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What Do Translators Do?

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What Do Translators Do?

I’m a native Romanian speaker who became perfectly fluent in English by age 12. Occasionally, I’d brag to my friends about being a “translator”.

A translator does way more than just carrying words from one language to the other. Companies would be wise to pay great care on how they handle their letters, both in their native language and their target, foreign languages.

This starts by properly understanding just what does a translator do.

Translators, good ones, in particular, translate more than words, they translate meanings.

This is perhaps the most important part of a translator’s work. Someone who’s just a bilingual speaker might settle for translating sentences word by word, and while it might do just fine for casual, day-to-day communication with other native speakers, businesses and companies demand more than that.

A professional translator worries less about matching words, and instead, worries about conveying a message that stays truthful to the original text while possessing grammatical, syntactic, and idiomatic accuracy.

Translators, especially those with expertise, provide tailored works.

This is the case with most experts in any field. A professional translator with decent expertise at best online translation services knows just what kind of questions to ask, knows about common mistakes to avoid, and has formulated an effective workflow to deliver efficient, mistake-free results.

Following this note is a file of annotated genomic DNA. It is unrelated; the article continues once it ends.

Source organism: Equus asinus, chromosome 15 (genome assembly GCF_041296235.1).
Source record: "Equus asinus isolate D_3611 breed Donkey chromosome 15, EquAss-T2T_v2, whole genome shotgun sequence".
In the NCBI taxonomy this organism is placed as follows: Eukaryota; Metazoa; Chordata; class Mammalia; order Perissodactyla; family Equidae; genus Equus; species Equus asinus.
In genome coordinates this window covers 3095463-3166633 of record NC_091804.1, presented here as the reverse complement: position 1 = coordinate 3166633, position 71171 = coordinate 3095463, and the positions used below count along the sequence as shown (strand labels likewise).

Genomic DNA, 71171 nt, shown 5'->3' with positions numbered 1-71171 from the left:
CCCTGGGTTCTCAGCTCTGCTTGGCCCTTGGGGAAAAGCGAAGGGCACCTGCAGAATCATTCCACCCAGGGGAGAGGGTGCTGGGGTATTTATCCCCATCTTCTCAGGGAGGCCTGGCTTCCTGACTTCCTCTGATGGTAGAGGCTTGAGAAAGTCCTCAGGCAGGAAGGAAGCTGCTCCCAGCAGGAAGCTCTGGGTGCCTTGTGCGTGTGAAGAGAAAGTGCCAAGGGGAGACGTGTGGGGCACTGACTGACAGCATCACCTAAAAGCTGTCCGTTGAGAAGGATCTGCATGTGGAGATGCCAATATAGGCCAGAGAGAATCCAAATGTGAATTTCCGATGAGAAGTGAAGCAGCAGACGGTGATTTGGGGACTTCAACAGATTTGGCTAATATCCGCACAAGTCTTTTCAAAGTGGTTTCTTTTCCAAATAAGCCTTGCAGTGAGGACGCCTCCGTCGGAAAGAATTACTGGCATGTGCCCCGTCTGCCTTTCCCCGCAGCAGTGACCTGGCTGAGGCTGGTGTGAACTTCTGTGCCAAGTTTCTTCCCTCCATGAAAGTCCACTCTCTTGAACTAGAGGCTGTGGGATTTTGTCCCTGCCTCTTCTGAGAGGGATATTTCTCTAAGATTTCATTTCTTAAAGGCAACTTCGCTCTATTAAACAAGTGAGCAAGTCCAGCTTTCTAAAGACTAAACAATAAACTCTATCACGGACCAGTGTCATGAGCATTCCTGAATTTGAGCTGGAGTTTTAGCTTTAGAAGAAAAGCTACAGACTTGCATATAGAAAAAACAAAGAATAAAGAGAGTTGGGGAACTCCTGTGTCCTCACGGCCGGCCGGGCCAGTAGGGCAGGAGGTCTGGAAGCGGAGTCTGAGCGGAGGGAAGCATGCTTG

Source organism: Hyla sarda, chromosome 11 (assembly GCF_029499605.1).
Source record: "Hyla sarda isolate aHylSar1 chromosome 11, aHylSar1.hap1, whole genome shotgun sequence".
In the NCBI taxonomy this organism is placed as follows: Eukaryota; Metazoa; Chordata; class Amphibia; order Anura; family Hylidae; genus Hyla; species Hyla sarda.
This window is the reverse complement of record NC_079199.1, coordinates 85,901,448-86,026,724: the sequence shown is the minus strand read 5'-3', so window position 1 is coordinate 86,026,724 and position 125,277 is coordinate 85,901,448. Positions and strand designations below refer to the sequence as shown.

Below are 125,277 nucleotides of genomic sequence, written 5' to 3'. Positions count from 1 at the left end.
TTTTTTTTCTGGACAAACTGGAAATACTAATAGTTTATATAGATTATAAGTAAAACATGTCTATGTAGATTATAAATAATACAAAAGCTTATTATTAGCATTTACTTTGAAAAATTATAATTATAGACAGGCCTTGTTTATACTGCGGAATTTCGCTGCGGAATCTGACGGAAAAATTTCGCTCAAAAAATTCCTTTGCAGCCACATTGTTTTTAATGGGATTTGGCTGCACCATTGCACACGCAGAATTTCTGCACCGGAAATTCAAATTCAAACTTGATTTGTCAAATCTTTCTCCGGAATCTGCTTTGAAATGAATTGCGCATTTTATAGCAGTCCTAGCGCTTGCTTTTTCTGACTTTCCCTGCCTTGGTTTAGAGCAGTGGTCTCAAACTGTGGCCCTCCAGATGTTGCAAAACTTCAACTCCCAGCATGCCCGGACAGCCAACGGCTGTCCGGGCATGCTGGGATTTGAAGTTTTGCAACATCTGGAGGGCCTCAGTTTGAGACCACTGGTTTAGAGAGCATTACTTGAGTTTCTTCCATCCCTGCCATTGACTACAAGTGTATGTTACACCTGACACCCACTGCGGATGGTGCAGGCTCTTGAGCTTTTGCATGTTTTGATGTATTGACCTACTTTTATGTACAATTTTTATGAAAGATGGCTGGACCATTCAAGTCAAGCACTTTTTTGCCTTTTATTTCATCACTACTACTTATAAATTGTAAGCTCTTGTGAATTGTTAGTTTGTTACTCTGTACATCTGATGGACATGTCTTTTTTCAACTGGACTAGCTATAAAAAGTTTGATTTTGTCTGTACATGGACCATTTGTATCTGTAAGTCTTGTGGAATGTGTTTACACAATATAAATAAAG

A bilingual person doubling as a rudimentary translator might rush straight into the translation, skipping any kind of questioning to gauge what the client wants.

This leads to either disappointing products, loss of time and money, and lots of misunderstandings.

Translators have a wealthy vocabulary – especially those who studied to become professionals.

Casual bilingual speakers generally don’t. Your bilingual friend might know it all about lifting weights, but perhaps he is not the aptest to translate your medical papers. A professional translator is far more likely to handle a breadth of industry-specific terms than a casual speaker.

You won’t always find a good, quality translator that is also highly familiarized with the topic, but there’s a high chance that this translator is savvy enough to approach the situation in a way that allows him/her to discover the proper terminology.

Translators work constructively – especially those worried about building a reputation.

Think about this: if you hire a good, professional plumber to renovate your home’s plumbing, he would try his best to impress you.

The last thing any self-respecting professional wants is to taint his reputation. This means that a good professional is always open to criticism, requests (within reason), and some corrections.

If you just hire a bilingual person to translate something, the odds are this person is doing it for a few extra bucks; this means that if the work is delivered poorly, criticism won’t be very welcome, and there’s a low chance you’ll receive a second look at your work.

A professional translator is honest and open to criticism; he will listen to your suggestions and try to work for a solution that will bring both parties a win.

Translators are curious – especially those concerned with becoming better.

A professional translator might not know all about the topic you requested, or the terminology needed, but thanks to both his education and expertise, he has the means to obtain the needed knowledge.

Any person working with linguistics goes lengths to ensure the continued growth of their vocabulary. A bilingual person might not worry too much about going too deep into the topic that results in translations that simply “sound wrong”.

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